Founded in 1967, the Anacostia Community Museum was the nation’s first federally-funded community museum. Its mission and work revolve around contemporary urban issues and community life and history, with an emphasis on community-focused approaches to research, documentation, and educational and cultural programming. The geographic scope of the museum’s work and collections centers on the Washington, D.C. metropolitan area and includes urban communities in other parts of the United States. Core to the work of the museum is the belief that active citizen participation in the recovery and preservation of community historical assets, in cultural and arts activities, and in community advocacy are important and powerful instruments in creating and maintaining a sense of community and civic ownership. The permanent collection supports the museum’s investigation of contemporary community life, and of issues and themes that shape and resonate within urban communities. An important goal of museum collections is the development of strategies to engage public audiences with the artifacts and other materials in the museum’s collections.
Smithsonian interns and fellows assist the museum in producing and bringing scholarship to a broader public in a wide variety of community-engaged ways, as well as conduct their own cross-disciplinary research. The museum has welcomed students, artists, and scholars in fields across the humanities and social sciences, and has particular strengths in urban history, social and human geography, community studies, cultural studies, and urban ecology. The museum also has a strong focus on community-based documentation and research efforts—including oral history interviewing, community survey and mapping projects, and community-based collecting.
Museum research centers on four main areas of inquiry:
Urban Arts: the wide range of creative activities that take place within urban communities
Cultural Encounters: the interaction between diverse racial, ethnic, and cultural communities with a focus on migration and immigration
Urban Ecology: the environmental issues found in urban spaces and the impact of the built environment on the natural environment within urban areas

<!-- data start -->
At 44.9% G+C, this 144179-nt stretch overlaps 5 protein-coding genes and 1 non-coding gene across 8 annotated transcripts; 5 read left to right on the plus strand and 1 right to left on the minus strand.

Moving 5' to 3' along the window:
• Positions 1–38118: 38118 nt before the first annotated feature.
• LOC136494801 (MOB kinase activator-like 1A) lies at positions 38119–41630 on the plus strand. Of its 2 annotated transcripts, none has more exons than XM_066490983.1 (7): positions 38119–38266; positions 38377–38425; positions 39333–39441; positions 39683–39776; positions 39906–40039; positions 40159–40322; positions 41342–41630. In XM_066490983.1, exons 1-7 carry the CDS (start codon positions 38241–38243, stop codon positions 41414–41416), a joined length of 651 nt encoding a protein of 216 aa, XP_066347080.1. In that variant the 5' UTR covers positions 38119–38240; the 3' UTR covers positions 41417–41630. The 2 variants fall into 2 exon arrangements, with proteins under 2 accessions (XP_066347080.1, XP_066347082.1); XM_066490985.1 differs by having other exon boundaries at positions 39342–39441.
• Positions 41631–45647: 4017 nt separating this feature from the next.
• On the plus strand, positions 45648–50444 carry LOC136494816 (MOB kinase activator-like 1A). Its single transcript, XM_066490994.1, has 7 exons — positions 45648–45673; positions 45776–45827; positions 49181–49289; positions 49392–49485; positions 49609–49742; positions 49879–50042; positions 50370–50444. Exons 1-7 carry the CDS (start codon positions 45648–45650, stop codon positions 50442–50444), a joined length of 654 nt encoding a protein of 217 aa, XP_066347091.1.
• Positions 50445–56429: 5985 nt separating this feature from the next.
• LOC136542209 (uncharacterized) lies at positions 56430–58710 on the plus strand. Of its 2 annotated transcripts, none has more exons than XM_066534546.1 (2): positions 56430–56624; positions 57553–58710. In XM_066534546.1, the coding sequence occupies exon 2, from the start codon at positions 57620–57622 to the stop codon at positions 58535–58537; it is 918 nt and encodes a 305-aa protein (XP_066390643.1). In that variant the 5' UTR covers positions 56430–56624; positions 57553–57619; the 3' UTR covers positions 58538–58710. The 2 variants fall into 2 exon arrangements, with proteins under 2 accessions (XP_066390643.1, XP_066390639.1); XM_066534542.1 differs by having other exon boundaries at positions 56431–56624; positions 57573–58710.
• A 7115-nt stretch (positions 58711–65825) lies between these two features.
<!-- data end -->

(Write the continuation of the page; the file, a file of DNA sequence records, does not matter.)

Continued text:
Urban Studies: the broad array of issues within urban spaces, including research on community history; land use; demographic changes; planning strategies, development and gentrification
Meghelli, Samir, Supervisory Museum Curator. B.A., University of Pennsylvania; M.A., Columbia University; M.Phil., Columbia University; Ph.D., Columbia University. Research Specialties: U.S. urban history; twentieth-century African American and African diaspora history; hip hop and youth cultures; social movements; community history and oral history. Contact: MeghelliS@si.edu
Seidman, Rachel, Museum Curator. B.A., Oberlin College; Ph.D., Yale University. Research specialties: U.S. women's history, environmental justice, social movements, the Civil War, oral history methodology and community engaged research models. Contact: SeidmanR@si.edu
Affiliated Research Staff
Doutriaux, Miriam, Collections Manager. Research Specialties: cultural production and negotiation of identity, the history of collecting and museums, material culture, archaeology, and ancient American art and aesthetics. B.A. McGill University; Ph.D. (Anthropology) University of California-Berkeley. Contact DoutriauxM@si.edu
Lashley, Katrina, Program Coordinator (Urban Waterways). B.A. Rutgers University; M.A., American University. Research specialties: urban waterways; Anacostia River; urban ecology; environmental justice; women and the environmental movement; public history. Contact: LashleyK@si.edu